Do you realize, someday our grandkids (or someone else’s) will ask us what it was like to live during such historical times? Because that’s exactly what we’re doing—we have all witnessed our country (as well as others) go through some major tragedy and changes.

The first thing that comes to my mind when I think of tragedy is of course, September 11. I’ve never met a person that didn’t remember where they were and what they were doing when they heard the news. It’s still so hard to believe something so tragic happened here on American soil.

And it’s usually our grandparents (or great-grandparents) who lived through trying times—for example two World Wars, The Great Depression and Hitler.

Now, here we are living in trying times ourselves—in the middle of what seems to be a “never ending war,” with our nation trillions in debt—not to mention the devastating natural catastrophes all over the world. And what about Columbine, Virginia Tech and the reign and fall of Saddam Hussein and Osama bin Laden—we have lived through what others will only read about later.

And another historical event happened on Tuesday (September 20), the Don’t Ask, Don’t Tell” policy was officially repealed—which means that gays and lesbians are now free to openly serve in the U.S. armed services. This 18-year-old law allowed gays to serve as long as they didn’t speak of their sexual orientation. And now it’s gone.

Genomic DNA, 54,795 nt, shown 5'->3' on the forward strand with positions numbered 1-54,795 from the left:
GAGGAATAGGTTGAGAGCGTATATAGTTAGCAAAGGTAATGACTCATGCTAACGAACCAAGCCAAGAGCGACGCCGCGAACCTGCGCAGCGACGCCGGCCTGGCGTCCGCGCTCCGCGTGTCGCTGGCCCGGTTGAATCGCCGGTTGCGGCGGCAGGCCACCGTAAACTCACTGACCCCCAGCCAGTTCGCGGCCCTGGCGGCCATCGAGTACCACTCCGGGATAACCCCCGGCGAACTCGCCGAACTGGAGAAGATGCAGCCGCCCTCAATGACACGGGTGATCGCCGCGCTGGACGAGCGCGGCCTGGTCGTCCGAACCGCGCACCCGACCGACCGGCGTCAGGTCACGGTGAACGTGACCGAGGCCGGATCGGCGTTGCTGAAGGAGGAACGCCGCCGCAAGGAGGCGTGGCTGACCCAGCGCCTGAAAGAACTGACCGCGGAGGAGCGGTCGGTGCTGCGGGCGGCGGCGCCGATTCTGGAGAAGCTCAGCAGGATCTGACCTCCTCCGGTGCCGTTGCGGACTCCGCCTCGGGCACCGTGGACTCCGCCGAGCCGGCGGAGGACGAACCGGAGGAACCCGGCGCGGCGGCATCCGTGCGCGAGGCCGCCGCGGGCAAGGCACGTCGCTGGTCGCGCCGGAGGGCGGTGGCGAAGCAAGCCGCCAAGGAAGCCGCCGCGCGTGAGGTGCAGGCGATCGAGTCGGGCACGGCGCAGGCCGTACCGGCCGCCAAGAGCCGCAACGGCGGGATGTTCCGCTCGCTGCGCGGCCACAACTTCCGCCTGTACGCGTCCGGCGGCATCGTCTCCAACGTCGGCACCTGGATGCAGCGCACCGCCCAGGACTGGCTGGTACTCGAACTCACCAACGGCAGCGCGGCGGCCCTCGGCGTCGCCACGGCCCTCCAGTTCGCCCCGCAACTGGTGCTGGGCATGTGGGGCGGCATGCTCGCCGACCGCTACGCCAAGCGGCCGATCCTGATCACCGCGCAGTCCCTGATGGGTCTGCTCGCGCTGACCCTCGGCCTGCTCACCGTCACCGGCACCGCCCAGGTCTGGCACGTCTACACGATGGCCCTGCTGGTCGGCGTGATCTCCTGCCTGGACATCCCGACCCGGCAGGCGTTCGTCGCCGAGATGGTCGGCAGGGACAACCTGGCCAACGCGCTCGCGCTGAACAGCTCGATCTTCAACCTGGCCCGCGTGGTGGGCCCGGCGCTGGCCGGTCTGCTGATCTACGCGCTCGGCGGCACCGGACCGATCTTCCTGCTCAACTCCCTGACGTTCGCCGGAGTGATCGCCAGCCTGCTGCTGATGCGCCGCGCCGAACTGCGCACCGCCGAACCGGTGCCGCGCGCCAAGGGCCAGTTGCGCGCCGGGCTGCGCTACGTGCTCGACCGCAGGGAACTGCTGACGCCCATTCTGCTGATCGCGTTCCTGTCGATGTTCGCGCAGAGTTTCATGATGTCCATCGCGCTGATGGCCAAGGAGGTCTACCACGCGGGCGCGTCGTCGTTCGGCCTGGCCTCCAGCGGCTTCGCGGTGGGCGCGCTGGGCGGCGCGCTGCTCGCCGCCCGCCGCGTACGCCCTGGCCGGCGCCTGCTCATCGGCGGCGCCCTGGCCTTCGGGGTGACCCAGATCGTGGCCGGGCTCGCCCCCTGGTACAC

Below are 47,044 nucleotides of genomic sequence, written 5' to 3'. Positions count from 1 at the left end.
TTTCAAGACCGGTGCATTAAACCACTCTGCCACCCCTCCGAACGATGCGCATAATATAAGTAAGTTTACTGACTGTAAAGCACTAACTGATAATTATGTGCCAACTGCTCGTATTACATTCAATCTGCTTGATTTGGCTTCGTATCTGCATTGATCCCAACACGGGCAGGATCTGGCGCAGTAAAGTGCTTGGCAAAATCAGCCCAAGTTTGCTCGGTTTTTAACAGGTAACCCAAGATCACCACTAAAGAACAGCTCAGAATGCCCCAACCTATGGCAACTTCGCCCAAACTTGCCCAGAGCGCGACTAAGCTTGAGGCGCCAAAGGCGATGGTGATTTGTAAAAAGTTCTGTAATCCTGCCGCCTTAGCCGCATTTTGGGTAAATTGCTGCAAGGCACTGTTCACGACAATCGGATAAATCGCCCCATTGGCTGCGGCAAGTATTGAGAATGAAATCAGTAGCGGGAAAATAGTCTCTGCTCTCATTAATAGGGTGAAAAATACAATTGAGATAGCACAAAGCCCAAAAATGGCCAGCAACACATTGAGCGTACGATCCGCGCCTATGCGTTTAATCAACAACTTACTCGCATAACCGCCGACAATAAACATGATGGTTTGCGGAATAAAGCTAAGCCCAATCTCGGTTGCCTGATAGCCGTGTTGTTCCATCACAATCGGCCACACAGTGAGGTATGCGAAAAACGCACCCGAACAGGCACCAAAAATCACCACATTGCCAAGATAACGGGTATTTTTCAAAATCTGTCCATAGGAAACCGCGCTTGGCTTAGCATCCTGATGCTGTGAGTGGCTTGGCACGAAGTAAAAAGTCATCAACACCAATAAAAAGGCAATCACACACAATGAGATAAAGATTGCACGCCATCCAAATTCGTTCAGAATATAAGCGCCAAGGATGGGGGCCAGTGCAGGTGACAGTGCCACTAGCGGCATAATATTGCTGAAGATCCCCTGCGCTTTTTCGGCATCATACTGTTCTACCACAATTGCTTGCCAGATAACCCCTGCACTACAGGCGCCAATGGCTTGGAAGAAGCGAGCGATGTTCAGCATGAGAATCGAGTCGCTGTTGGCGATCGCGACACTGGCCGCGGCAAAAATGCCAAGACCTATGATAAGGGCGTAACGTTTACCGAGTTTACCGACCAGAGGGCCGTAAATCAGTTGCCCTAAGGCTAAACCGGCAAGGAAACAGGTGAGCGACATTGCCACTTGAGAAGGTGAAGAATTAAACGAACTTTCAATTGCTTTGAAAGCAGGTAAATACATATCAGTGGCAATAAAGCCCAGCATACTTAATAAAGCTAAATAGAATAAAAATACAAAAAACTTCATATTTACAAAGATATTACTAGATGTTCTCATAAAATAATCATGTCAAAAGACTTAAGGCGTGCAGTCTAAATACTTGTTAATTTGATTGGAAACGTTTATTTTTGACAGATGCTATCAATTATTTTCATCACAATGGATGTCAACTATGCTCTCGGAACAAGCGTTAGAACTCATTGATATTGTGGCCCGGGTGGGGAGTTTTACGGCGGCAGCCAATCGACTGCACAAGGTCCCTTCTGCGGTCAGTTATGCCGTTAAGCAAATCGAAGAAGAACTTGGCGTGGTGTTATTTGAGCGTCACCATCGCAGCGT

Since 1993, over 14,000 troops were discharged as a result of the policy. Seems confusing—if integrity and honor are listed in the handbook, then how did this law pass in the first place?

Where’s the integrity in lying about who you are?

And I realize not everybody feels the same. Yes, we are all entitled to our own opinions—but I see it like this, if you don’t like someone, then don’t talk to them. And if we decide that someone’s lifestyle makes us feel uncomfortable, then that’s our right—but just because we choose not to like someone or disagree with their lifestyle, doesn’t mean we shouldn’t respect them.

How do you feel about the “Don’t Ask, Don’t Tell” repeal? Has America grown when it comes down to accepting homosexuality? Or do you think homosexuality is still an issue with most today?

I’d love to hear your thoughts on this. Please don’t hesitate to tell me what’s OnUrMind.